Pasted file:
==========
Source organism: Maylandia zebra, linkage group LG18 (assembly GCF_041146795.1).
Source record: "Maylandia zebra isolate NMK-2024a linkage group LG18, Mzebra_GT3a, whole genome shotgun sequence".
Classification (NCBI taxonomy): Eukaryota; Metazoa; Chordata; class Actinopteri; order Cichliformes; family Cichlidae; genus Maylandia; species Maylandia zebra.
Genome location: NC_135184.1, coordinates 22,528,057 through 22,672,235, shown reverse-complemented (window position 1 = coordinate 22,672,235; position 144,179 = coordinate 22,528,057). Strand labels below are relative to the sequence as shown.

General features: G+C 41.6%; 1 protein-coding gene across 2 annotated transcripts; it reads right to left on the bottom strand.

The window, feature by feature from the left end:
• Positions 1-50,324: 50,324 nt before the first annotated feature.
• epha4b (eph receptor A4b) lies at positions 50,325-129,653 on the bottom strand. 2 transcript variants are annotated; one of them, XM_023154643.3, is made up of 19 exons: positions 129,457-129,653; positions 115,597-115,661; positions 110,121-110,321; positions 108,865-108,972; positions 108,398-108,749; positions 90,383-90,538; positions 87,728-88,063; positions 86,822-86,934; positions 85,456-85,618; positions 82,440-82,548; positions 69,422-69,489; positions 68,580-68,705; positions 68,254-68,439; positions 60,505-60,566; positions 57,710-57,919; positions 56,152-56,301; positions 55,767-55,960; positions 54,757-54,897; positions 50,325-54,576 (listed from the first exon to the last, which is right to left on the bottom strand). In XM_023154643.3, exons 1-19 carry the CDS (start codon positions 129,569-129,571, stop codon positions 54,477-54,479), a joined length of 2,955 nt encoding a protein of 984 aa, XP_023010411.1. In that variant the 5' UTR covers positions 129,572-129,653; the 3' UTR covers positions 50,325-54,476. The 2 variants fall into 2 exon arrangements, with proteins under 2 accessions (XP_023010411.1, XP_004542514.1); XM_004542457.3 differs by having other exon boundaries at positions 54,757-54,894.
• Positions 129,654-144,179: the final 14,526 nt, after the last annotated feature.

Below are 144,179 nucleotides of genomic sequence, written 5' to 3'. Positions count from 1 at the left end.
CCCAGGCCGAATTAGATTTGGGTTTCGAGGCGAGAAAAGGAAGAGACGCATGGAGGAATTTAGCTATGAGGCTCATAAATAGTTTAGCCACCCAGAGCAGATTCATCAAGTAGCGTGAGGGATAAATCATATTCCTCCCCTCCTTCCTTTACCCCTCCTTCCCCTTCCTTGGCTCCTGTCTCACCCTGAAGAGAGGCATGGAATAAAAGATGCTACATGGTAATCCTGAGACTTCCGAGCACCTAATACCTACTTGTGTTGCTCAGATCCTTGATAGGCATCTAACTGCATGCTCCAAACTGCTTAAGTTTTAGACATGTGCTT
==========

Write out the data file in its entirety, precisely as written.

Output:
Source organism: Maylandia zebra, linkage group LG18 (assembly GCF_041146795.1).
Source record: "Maylandia zebra isolate NMK-2024a linkage group LG18, Mzebra_GT3a, whole genome shotgun sequence".
Classification (NCBI taxonomy): Eukaryota; Metazoa; Chordata; class Actinopteri; order Cichliformes; family Cichlidae; genus Maylandia; species Maylandia zebra.
Genome location: NC_135184.1, coordinates 22,528,057 through 22,672,235, shown reverse-complemented (window position 1 = coordinate 22,672,235; position 144,179 = coordinate 22,528,057). Strand labels below are relative to the sequence as shown.

General features: G+C 41.6%; 1 protein-coding gene across 2 annotated transcripts; it reads right to left on the bottom strand.

The window, feature by feature from the left end:
• Positions 1-50,324: 50,324 nt before the first annotated feature.
• epha4b (eph receptor A4b) lies at positions 50,325-129,653 on the bottom strand. 2 transcript variants are annotated; one of them, XM_023154643.3, is made up of 19 exons: positions 129,457-129,653; positions 115,597-115,661; positions 110,121-110,321; positions 108,865-108,972; positions 108,398-108,749; positions 90,383-90,538; positions 87,728-88,063; positions 86,822-86,934; positions 85,456-85,618; positions 82,440-82,548; positions 69,422-69,489; positions 68,580-68,705; positions 68,254-68,439; positions 60,505-60,566; positions 57,710-57,919; positions 56,152-56,301; positions 55,767-55,960; positions 54,757-54,897; positions 50,325-54,576 (listed from the first exon to the last, which is right to left on the bottom strand). In XM_023154643.3, exons 1-19 carry the CDS (start codon positions 129,569-129,571, stop codon positions 54,477-54,479), a joined length of 2,955 nt encoding a protein of 984 aa, XP_023010411.1. In that variant the 5' UTR covers positions 129,572-129,653; the 3' UTR covers positions 50,325-54,476. The 2 variants fall into 2 exon arrangements, with proteins under 2 accessions (XP_023010411.1, XP_004542514.1); XM_004542457.3 differs by having other exon boundaries at positions 54,757-54,894.
• Positions 129,654-144,179: the final 14,526 nt, after the last annotated feature.

Below are 144,179 nucleotides of genomic sequence, written 5' to 3'. Positions count from 1 at the left end.
CCCAGGCCGAATTAGATTTGGGTTTCGAGGCGAGAAAAGGAAGAGACGCATGGAGGAATTTAGCTATGAGGCTCATAAATAGTTTAGCCACCCAGAGCAGATTCATCAAGTAGCGTGAGGGATAAATCATATTCCTCCCCTCCTTCCTTTACCCCTCCTTCCCCTTCCTTGGCTCCTGTCTCACCCTGAAGAGAGGCATGGAATAAAAGATGCTACATGGTAATCCTGAGACTTCCGAGCACCTAATACCTACTTGTGTTGCTCAGATCCTTGATAGGCATCTAACTGCATGCTCCAAACTGCTTAAGTTTTAGACATGTGCTT